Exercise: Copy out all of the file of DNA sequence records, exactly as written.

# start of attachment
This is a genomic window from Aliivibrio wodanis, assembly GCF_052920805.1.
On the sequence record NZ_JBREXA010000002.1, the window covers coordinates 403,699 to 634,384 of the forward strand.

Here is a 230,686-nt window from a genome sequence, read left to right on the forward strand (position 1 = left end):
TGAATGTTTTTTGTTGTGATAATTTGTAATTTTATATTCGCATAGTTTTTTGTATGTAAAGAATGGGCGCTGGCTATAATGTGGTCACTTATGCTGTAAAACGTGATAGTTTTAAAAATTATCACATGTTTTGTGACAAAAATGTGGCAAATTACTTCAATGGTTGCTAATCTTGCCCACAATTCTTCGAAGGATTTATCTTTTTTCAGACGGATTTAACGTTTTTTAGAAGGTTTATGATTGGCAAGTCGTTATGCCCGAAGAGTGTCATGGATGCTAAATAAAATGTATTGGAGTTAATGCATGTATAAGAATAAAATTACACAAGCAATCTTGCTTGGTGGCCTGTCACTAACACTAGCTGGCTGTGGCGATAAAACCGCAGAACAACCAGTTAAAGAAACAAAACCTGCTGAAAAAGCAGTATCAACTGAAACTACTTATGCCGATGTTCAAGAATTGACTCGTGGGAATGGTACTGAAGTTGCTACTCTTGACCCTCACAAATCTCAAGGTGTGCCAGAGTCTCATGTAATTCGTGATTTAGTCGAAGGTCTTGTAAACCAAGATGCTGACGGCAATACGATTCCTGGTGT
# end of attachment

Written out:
This is a genomic window from Aliivibrio wodanis, assembly GCF_052920805.1.
On the sequence record NZ_JBREXA010000002.1, the window covers coordinates 403,699 to 634,384 of the forward strand.

Here is a 230,686-nt window from a genome sequence, read left to right on the forward strand (position 1 = left end):
TGAATGTTTTTTGTTGTGATAATTTGTAATTTTATATTCGCATAGTTTTTTGTATGTAAAGAATGGGCGCTGGCTATAATGTGGTCACTTATGCTGTAAAACGTGATAGTTTTAAAAATTATCACATGTTTTGTGACAAAAATGTGGCAAATTACTTCAATGGTTGCTAATCTTGCCCACAATTCTTCGAAGGATTTATCTTTTTTCAGACGGATTTAACGTTTTTTAGAAGGTTTATGATTGGCAAGTCGTTATGCCCGAAGAGTGTCATGGATGCTAAATAAAATGTATTGGAGTTAATGCATGTATAAGAATAAAATTACACAAGCAATCTTGCTTGGTGGCCTGTCACTAACACTAGCTGGCTGTGGCGATAAAACCGCAGAACAACCAGTTAAAGAAACAAAACCTGCTGAAAAAGCAGTATCAACTGAAACTACTTATGCCGATGTTCAAGAATTGACTCGTGGGAATGGTACTGAAGTTGCTACTCTTGACCCTCACAAATCTCAAGGTGTGCCAGAGTCTCATGTAATTCGTGATTTAGTCGAAGGTCTTGTAAACCAAGATGCTGACGGCAATACGATTCCTGGTGT